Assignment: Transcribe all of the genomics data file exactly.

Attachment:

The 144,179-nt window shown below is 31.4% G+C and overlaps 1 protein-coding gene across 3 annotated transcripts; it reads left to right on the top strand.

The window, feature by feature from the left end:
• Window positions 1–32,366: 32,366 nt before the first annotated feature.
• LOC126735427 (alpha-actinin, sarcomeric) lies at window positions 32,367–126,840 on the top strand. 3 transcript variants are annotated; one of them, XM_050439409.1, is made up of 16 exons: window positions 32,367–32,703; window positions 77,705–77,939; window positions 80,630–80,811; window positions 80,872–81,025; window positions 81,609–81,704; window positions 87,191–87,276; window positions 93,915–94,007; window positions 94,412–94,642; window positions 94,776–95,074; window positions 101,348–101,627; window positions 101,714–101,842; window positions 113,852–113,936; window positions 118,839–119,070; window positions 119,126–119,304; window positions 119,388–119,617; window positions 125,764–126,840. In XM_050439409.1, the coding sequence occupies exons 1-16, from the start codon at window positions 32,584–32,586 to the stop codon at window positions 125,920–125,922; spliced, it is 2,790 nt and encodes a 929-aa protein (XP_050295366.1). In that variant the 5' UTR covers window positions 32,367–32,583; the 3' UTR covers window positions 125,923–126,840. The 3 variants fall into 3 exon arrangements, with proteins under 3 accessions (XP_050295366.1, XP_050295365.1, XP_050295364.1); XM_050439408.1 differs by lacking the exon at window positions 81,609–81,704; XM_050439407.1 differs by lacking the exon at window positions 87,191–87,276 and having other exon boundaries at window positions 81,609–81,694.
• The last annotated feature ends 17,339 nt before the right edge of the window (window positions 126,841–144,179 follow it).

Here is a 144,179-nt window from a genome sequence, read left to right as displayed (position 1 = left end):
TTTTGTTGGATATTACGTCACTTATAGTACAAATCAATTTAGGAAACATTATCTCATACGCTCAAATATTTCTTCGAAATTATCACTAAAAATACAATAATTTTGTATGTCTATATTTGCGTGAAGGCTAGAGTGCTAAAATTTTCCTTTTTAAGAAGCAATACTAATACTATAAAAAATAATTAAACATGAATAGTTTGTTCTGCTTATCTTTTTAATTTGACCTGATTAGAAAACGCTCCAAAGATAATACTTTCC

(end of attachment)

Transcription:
The 144,179-nt window shown below is 31.4% G+C and overlaps 1 protein-coding gene across 3 annotated transcripts; it reads left to right on the top strand.

The window, feature by feature from the left end:
• Window positions 1–32,366: 32,366 nt before the first annotated feature.
• LOC126735427 (alpha-actinin, sarcomeric) lies at window positions 32,367–126,840 on the top strand. 3 transcript variants are annotated; one of them, XM_050439409.1, is made up of 16 exons: window positions 32,367–32,703; window positions 77,705–77,939; window positions 80,630–80,811; window positions 80,872–81,025; window positions 81,609–81,704; window positions 87,191–87,276; window positions 93,915–94,007; window positions 94,412–94,642; window positions 94,776–95,074; window positions 101,348–101,627; window positions 101,714–101,842; window positions 113,852–113,936; window positions 118,839–119,070; window positions 119,126–119,304; window positions 119,388–119,617; window positions 125,764–126,840. In XM_050439409.1, the coding sequence occupies exons 1-16, from the start codon at window positions 32,584–32,586 to the stop codon at window positions 125,920–125,922; spliced, it is 2,790 nt and encodes a 929-aa protein (XP_050295366.1). In that variant the 5' UTR covers window positions 32,367–32,583; the 3' UTR covers window positions 125,923–126,840. The 3 variants fall into 3 exon arrangements, with proteins under 3 accessions (XP_050295366.1, XP_050295365.1, XP_050295364.1); XM_050439408.1 differs by lacking the exon at window positions 81,609–81,704; XM_050439407.1 differs by lacking the exon at window positions 87,191–87,276 and having other exon boundaries at window positions 81,609–81,694.
• The last annotated feature ends 17,339 nt before the right edge of the window (window positions 126,841–144,179 follow it).

Here is a 144,179-nt window from a genome sequence, read left to right as displayed (position 1 = left end):
TTTTGTTGGATATTACGTCACTTATAGTACAAATCAATTTAGGAAACATTATCTCATACGCTCAAATATTTCTTCGAAATTATCACTAAAAATACAATAATTTTGTATGTCTATATTTGCGTGAAGGCTAGAGTGCTAAAATTTTCCTTTTTAAGAAGCAATACTAATACTATAAAAAATAATTAAACATGAATAGTTTGTTCTGCTTATCTTTTTAATTTGACCTGATTAGAAAACGCTCCAAAGATAATACTTTCC